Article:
In Philippines Aquino endorses interior minister as successor

Despite the poor ratings, many in business circles favour Roxas.

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Philippines' Aquino endorses interior minister as successor play

Philippines' Aquino endorses interior minister as successor

(Reuters)
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Philippine President Benigno Aquino on Friday endorsed his interior minister to succeed him when he steps down next June, saying Manuel "Mar" Roxas would drive forward reforms that put the country among the fastest-growing in Asia.

The constitution limits Aquino to a single six-year term, so the Southeast Asian nation will elect a new president next May, along with more than 17,000 national and local officials.

But the prospect of the elections is giving the jitters to foreign investors lured by governance reforms and average growth of more than 6 percent under Aquino, the country's best 5-year performance in four decades.

"In my opinion, the person who has shown competence and integrity, who is ripe and well prepared to continue the 'Straight Path', is no other than Mar Roxas," Aquino told a cheering crowd of supporters at the historic Club Filipino.

That is where his late mother Corazon, the widow of another Philippine democracy hero, was sworn in as president in 1986, after a popular revolt ousted dictator Ferdinand Marcos.

Aquino and Roxas, wearing the yellow favoured by the ruling Liberal Party, raised their hands amid a shower of confetti and chants of "Roxas Na" (Time for Roxas).

Like Aquino, Roxas comes from an influential political family, his father having been a former legislator and his grandfather the Philippines' first president after World War Two.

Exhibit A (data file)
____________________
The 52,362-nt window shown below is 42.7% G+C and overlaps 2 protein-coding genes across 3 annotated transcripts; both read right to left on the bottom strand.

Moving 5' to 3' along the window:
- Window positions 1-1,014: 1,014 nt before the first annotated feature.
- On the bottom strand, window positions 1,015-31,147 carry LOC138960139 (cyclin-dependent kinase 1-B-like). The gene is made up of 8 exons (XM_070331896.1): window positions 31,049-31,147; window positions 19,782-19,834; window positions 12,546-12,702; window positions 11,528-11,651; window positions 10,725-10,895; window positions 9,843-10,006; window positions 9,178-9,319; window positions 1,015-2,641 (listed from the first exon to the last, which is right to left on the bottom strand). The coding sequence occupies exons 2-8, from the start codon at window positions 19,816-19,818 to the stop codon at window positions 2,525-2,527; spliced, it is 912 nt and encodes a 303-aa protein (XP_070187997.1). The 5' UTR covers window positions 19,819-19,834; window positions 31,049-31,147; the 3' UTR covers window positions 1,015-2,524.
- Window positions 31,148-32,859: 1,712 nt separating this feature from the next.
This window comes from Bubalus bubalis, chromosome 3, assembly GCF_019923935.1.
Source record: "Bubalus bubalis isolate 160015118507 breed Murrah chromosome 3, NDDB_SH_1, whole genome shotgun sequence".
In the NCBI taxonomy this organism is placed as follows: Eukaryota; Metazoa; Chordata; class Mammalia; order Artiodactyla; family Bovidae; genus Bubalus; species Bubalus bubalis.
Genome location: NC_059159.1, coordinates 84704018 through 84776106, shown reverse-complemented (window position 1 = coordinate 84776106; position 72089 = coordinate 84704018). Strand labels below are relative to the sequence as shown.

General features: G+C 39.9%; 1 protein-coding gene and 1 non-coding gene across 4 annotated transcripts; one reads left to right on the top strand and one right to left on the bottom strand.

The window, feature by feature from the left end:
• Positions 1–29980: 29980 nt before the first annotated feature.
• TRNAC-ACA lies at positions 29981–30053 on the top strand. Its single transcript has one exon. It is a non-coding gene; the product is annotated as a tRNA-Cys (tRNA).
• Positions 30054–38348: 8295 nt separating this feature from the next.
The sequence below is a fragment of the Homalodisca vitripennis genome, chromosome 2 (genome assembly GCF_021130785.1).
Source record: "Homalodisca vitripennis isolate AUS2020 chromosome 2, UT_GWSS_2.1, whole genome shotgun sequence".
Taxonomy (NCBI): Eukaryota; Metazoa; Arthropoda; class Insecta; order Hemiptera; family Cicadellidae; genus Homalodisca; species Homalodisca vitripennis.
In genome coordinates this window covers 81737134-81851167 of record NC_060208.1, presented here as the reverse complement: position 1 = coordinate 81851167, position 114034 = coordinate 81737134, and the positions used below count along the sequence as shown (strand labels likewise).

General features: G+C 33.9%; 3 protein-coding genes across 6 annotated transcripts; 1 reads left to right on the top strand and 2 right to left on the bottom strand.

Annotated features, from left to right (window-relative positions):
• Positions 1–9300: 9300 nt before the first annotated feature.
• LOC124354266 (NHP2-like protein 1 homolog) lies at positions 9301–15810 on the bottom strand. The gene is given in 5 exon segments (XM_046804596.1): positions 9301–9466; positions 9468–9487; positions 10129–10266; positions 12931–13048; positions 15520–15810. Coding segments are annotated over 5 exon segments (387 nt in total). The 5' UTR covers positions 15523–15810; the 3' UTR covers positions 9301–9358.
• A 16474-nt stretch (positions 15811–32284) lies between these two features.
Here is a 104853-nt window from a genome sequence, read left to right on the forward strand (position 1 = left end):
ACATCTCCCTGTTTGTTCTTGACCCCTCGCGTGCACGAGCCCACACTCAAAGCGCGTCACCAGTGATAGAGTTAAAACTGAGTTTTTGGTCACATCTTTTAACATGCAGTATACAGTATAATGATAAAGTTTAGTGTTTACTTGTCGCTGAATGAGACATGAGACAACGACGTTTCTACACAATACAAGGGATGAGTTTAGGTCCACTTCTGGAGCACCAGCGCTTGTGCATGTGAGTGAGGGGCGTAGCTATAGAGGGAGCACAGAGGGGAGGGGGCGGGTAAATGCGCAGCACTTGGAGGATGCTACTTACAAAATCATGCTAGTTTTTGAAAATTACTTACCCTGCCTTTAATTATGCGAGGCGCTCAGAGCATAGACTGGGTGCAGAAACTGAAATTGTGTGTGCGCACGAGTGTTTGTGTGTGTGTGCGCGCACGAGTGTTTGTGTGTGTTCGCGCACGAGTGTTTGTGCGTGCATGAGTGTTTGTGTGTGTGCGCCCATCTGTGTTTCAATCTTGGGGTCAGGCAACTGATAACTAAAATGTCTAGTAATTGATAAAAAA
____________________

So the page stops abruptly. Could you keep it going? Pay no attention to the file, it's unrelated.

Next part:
"With this endorsement, I feel you are passing on to me what they had fought for," Roxas said in his acceptance speech, his voice cracking as he referred to the political legacy.

"I will not depart from the 'Straight Path'. I will give my all, I will not leave anything for myself. I will leave everything on the floor for this fight."

Roxas ran for vice president along with Aquino in the 2010 elections, but he lost to Jejomar Binay, who quit the cabinet last month amid corruption charges.

In the May polls, Roxas, 58, a Wharton-educated economist and former investment banker, will again face Binay.

Roxas, with a 21 percent popularity rating in a survey by independent pollster Social Weather Stations, trails Binay's 34 percent, although he, too, was overtaken in June by first-time Senator Grace Poe, who scored 42 percent, but has yet to declare a presidential bid.

Despite the poor ratings, many in business circles favour Roxas.

"There is still work that needs to be done, that has to be continued by someone who understands what has been started," said Peter Perfecto, executive director of the influential Makati Business Club group. 

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